Dynamic allocation of computational resources using Airflow and Terraform

Ms Aniek Roelofs1,2, Dr James Diprose2, Dr Richard Hosking1,2, Dr Rebecca Handcock1,2, Professor Cameron Neylon2, Associate Professor Lucy Montgomery2, Dr Alkim Ozaygen2, Dr Katie Wilson2, Dr Chun-Kai (Karl) Huang2

1Curtin Institute for Computation (CIC), Perth, Australia
2Curtin Open Knowledge Initiative (COKI), Perth, Australia


The Observatory Platform, developed by the Curtin Open Knowledge Initiative (COKI), is a FAIR principles environment for fetching, processing and analysing data to understand how well universities operate as Open Knowledge Institutions. Around 15 different data sources are currently used and this number is growing. To manage these data sources, many different computational resources are required that need to be maintained in a clear and repeatable way. This is especially important as external researchers should be able to easily deploy their own Observatory Platform and collect data as desired.


Both workflow- and infrastructure-management systems are desired to address this. The different datasets vary immensely in size and complexity, therefore the required storage space and computational power also varies. To prevent wastage of any resources these two systems should interact with each other and adjust accordingly.


Terraform is used to deploy our system on the Google Cloud Platform. The Virtual Machine (VM) created by Terraform contains Docker containers that host Airflow, the workflow management system. When a more complex workflow is scheduled, Airflow will run an additional workflow that calls the Terraform API to create another, larger, VM that runs the complex workflows and shuts down automatically when they are finished.


We created an environment that can be easily be set-up remotely while being managed within a team. Both Terraform and Airflow are open-source tools, ensuring that the Observatory Platform stays FAIR. Cost savings are achieved by making use of computational resources as efficiently as possible.


Aniek Roelofs is a developer at Curtin University where she is a part of the COKI team. She obtained a Master of Science in Bioinformatics from the University of Amsterdam and has experience setting up workflows and processing big data.

Previously working with sequencing data, she’s now focused on bibliometric data to assist the Curtin Open Knowledge Initiative with their research on how well universities operate as Open Knowledge Institutions.

Research software development workflows in Julia, applied to JuMP.

Dr Frederik Geth1, Dr Rahmat  Heidarihaei1, Dr James Foster1

1CSIRO, Newcastle, Australia

In this talk we dive into Julia package development workflows, using Visual Studio Code with the Julia plugin as a development environment.

We focus on workflows for small packages in the context of scientific research.

To illustrate this, we develop a new module with JuMP, a mathematical optimization toolbox in Julia, as a dependency.

We showcase initialization of a new module and how to use version control, unit testing, documentation generation and continuous integration through Github Actions.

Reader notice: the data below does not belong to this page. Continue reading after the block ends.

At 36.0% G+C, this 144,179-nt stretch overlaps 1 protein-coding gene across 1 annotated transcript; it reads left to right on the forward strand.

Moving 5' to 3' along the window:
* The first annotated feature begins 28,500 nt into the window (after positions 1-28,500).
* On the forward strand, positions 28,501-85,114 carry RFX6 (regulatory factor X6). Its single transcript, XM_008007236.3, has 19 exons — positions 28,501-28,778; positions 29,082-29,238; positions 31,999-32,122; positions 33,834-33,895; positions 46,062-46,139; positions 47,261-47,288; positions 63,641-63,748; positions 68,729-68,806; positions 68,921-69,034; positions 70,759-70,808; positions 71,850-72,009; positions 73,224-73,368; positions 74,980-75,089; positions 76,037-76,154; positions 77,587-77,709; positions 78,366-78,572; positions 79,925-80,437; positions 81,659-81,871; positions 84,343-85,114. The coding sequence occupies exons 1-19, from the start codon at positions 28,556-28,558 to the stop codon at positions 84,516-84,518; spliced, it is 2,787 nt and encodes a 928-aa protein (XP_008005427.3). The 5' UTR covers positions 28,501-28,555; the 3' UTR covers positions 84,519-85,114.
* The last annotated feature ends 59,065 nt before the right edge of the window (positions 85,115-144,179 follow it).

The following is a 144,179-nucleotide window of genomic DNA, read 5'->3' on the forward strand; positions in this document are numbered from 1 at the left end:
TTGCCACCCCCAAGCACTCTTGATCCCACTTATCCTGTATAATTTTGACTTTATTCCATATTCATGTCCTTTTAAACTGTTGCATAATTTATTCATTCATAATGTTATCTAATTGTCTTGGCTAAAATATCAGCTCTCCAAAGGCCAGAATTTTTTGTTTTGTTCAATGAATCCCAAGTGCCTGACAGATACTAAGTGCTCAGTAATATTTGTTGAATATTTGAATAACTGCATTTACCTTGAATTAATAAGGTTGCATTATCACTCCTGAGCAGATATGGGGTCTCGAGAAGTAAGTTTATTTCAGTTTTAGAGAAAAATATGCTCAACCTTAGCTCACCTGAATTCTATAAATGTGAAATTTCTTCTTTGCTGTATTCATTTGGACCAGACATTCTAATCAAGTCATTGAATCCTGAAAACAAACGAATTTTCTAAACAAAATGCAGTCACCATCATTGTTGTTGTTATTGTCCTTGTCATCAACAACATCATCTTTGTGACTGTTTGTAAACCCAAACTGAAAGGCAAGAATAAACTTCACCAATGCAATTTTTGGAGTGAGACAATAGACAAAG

Finally, we show how to use the package manager, and set up environments, to streamline the development process.


Frederik Geth is a research scientist working with the CSIRO in Newcastle in the energy systems program. He is a power system engineer and obtained a PhD from the university of Leuven in Belgium in 2014. His research focus is applications of optimization models in distribution network operations, including unbalanced state estimation and optimal control of battery storage systems.

Enabling Genomic Analysis to Improve Risk Characterisation in Australia’s Red Meat Industry

Mr Derek Benson1, Dr Tim Ho2, Dr P. Scott Chandry3, Dr Glenn Mellor4

1CSIRO, Pullenvale, Australia
2CSIRO, Clayton, Australia
3CSIRO, Werribee, Australia
4CSIRO, Coopers Plains, Australia

Galaxy is a workflow platform that enables scientists to connect powerful computational analysis tools into pipelines which can be offloaded to high performance computing (HPC) systems. This work demonstrated how we applied Galaxy to a scientific problem important to Australia’s red meat industry through a genomic analysis pipeline.

As part of an eResearch Collaboration project, we allocated 20% of an FTE over a 6-month period to work with a research project team to perform genomics analyses for a partner in Australia’s red meat industry. During the project, we integrated multiple tools required by the pipeline into the Galaxy service to create a reproducible genomic analysis workflow.

The workflow was created to deploy a bacterial characterisation pipeline for CSIRO’s support of the meat industry. Isolated sequence data was processed on CSIRO’s Galaxy platform using genomic analysis tools in a process different from a traditional genus / species / serotype approach that facilitates improved bacterial hazard characterisation. The pipeline includes quality control, assembly of bacterial genomes, and searching and reporting on genes and virulence factors to build a risk profile for predicting foodborne disease potential. It makes extensive use of the HPC facility at CSIRO to improve the speed of processing with HPC resources dynamically matched to the size of input data and the tools being used.

This work used a mixture of high performance computing and storage resources to support a genomic analysis pipeline. The CSIRO Galaxy platform hides the underlying infrastructure complexities, allowing researchers to focus on creating reproducible science.


Bio to come

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